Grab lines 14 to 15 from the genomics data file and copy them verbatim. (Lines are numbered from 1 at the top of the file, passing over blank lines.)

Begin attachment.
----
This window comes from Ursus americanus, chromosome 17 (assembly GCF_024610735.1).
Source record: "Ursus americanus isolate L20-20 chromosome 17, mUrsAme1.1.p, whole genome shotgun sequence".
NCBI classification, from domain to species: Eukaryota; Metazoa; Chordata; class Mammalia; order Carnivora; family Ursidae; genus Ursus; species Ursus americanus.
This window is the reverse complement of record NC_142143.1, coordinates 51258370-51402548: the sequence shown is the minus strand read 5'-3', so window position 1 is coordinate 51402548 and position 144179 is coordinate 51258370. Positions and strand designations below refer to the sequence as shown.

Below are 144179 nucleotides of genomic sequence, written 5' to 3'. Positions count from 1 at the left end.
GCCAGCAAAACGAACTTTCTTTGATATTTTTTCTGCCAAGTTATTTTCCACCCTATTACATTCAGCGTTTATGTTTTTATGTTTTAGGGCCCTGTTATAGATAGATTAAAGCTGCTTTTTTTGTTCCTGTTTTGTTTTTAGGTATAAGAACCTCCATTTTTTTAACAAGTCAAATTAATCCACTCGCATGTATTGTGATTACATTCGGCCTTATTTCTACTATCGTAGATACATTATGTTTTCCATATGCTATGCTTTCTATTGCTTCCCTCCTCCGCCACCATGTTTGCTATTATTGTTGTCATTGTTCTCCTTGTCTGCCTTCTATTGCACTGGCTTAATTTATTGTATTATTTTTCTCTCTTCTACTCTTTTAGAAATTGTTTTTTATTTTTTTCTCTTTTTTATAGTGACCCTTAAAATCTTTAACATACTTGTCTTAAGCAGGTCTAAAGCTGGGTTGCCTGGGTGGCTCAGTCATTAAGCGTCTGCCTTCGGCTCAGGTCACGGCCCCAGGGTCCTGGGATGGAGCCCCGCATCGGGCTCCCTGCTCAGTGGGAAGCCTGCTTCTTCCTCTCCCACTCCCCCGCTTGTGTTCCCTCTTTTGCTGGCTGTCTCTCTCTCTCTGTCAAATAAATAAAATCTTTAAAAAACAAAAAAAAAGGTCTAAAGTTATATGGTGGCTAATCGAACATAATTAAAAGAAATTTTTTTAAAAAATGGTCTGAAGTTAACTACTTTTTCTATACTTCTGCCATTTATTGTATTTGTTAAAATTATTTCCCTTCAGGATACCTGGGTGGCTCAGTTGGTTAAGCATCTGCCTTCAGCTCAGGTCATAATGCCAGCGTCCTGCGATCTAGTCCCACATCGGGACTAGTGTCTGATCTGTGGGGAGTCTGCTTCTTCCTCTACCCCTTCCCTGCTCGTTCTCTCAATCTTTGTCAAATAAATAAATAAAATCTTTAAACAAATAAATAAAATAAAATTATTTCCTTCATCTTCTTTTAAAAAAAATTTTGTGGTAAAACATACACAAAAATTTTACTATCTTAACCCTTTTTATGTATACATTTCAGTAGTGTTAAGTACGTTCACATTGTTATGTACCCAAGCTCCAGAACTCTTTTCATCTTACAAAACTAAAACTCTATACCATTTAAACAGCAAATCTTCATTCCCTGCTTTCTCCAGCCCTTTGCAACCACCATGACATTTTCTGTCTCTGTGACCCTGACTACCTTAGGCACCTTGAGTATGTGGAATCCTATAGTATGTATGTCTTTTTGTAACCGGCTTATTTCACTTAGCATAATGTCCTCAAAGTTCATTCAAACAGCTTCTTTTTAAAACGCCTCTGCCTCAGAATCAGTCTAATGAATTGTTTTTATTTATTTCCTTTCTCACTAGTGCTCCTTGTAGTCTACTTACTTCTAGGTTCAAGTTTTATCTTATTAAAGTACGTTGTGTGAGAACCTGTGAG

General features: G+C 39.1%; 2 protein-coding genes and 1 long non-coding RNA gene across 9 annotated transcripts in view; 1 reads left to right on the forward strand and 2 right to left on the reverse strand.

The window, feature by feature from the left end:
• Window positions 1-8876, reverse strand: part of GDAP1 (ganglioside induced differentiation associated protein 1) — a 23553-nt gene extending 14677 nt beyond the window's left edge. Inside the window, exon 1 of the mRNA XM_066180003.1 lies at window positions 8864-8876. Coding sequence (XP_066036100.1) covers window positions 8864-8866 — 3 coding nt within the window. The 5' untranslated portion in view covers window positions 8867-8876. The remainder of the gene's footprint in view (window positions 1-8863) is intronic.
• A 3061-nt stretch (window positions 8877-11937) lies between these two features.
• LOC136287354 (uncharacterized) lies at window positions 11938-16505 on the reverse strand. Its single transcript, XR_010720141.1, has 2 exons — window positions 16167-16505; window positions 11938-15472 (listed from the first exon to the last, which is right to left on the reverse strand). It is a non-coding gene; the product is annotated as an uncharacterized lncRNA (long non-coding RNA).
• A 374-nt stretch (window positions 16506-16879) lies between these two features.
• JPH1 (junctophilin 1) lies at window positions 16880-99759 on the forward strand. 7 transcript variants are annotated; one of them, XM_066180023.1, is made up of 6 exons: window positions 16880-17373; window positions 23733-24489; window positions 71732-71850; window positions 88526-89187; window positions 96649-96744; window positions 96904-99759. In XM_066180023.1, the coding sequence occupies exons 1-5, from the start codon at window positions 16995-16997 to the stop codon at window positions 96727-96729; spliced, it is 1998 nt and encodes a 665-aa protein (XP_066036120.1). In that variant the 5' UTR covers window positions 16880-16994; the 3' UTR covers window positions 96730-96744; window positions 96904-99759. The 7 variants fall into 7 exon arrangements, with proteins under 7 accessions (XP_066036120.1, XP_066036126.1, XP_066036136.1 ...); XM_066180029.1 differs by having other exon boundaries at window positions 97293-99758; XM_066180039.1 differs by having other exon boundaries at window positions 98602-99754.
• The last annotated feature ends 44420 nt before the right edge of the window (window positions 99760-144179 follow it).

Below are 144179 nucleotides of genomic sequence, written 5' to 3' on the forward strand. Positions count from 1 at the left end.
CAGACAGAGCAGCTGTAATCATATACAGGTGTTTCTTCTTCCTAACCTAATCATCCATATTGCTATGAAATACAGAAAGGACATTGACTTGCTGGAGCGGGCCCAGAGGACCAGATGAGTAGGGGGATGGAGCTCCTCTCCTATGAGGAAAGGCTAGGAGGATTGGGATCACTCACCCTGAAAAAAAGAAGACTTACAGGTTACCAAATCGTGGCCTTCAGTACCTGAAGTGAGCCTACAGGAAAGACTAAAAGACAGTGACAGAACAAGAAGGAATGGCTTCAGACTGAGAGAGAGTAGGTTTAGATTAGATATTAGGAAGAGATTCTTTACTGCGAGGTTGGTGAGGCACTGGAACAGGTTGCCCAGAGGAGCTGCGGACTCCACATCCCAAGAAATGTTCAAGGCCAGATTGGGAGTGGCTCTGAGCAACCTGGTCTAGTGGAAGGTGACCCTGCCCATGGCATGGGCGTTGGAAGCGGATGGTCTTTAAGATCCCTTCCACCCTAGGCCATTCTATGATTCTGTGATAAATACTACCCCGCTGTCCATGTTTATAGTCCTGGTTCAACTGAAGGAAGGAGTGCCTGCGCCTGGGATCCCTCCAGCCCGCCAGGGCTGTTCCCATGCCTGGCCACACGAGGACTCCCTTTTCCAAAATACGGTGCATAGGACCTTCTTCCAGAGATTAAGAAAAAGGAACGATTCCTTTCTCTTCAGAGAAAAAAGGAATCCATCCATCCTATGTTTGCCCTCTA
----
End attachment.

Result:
• The last annotated feature ends 44420 nt before the right edge of the window (window positions 99760-144179 follow it).

Below are 144179 nucleotides of genomic sequence, written 5' to 3' on the forward strand. Positions count from 1 at the left end.